Archive for June, 2013


LONDON, BREAKING: Sources say that US security forces may be planning the extraordinary rendition of Anthony Armstrong-Jones, aka Lord Snowdon, as frustration grows over failures to net the famous NSA leaker, Edward Snowden.

“We’re getting desperate for a win here”, muttered our source.

“The bosses want us to get Snowden and they don’t care how we do it”.

“Right now nobody is gonna poop their pants over a small matter like spelling, or whether it’s the right man”

“It’s never bothered us before and now is no time to go rewriting policy”.

Extraordinary rendition

Edward Snowden is presently believed to be somewhere airside in Moscow airport. Although nobody is absolutely certain.

The uncertainty, coupled with being in international territory, make a CIA snatch hard to pull off.

“We are clean out of wigs and false moustaches”, explained a security source. We are rushing supplies over from Langley, but honestly we were not prepared.

The 83 year old Lord Snowdon, meanwhile, is considered much easier to locate, and probably less likely to put up a struggle.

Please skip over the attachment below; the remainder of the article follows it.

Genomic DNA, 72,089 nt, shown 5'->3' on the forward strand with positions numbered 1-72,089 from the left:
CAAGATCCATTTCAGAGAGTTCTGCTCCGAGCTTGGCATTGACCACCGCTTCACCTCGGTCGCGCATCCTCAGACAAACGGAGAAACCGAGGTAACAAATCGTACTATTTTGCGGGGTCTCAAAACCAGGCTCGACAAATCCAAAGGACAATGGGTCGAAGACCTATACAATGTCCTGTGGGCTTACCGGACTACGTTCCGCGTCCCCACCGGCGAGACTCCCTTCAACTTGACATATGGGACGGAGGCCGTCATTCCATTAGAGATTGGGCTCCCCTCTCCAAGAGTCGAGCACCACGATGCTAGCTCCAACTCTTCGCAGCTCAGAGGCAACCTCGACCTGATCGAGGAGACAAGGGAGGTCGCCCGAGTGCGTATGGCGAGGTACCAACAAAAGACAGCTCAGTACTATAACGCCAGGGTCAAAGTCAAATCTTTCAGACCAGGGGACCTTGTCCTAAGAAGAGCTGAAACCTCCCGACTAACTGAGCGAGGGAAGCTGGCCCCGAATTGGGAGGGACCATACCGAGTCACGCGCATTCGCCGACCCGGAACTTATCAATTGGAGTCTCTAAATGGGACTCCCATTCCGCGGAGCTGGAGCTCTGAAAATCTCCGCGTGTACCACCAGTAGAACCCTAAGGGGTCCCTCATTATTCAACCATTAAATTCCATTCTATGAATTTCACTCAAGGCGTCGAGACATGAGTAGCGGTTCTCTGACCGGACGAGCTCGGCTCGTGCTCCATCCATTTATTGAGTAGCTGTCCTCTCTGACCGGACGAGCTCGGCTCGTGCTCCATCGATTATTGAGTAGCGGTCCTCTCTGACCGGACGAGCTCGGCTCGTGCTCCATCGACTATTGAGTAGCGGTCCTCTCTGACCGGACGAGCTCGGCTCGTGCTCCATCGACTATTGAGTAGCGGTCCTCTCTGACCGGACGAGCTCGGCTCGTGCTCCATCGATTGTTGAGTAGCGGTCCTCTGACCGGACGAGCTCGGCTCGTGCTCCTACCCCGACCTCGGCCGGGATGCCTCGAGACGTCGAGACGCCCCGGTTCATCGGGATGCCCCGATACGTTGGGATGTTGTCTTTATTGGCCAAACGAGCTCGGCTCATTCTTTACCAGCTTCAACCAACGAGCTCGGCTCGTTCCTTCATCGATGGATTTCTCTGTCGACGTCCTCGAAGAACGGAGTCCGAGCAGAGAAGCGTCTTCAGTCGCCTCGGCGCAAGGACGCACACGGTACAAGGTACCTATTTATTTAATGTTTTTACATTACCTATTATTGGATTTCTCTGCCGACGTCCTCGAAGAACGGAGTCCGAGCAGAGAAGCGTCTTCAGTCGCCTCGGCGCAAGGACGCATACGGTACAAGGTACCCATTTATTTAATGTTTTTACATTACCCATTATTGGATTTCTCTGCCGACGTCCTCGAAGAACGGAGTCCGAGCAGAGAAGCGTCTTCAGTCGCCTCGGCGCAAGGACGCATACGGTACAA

“We put the extraordinary into extraordinary rendition” added our informant, who refused to contact us by phone or online because … well, let’s say he was reluctant.


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Spouses To Have Widespread Powers Of Veto


Married and Civil Partners in Britain are to be given widespread powers over their spouses in future, as legislation is revised.

The decision comes as Ministers and Civil Servants become aware of the possibilities, currently being piloted for the partners of transgender people in the Same Sex Marriage Bill.

“We’d never thought of doing this before”, said an excited mandarin. However, now we’ve tried the idea we think it has so many possibilities.

Gender recognition

The proposals being tested in the Same Sex Marriage legislation give spouses a power of veto over whether a transgender partner can have legal recognition of a change of gender.

“We thought the option of divorcing your partner if you don’t like their change just wasn’t enough”, a source explained. “There isn’t the potential to really f*** up the other’s life”.

“Giving them a veto within the marriage is much more effective”, they added.

Social control

“There are lots of things we would rather the public shouldn’t do” added another official, who requested anonymity.

“If we go around making laws to stop people doing things then we get the bleeding heart liberals down our necks, complaining about civil rights”.

“But give a wife or husband the same sort of powers and people seem to be really cool about it. They like the control”.

“We really haven’t scratched the surface with this yet”, he added with a smile.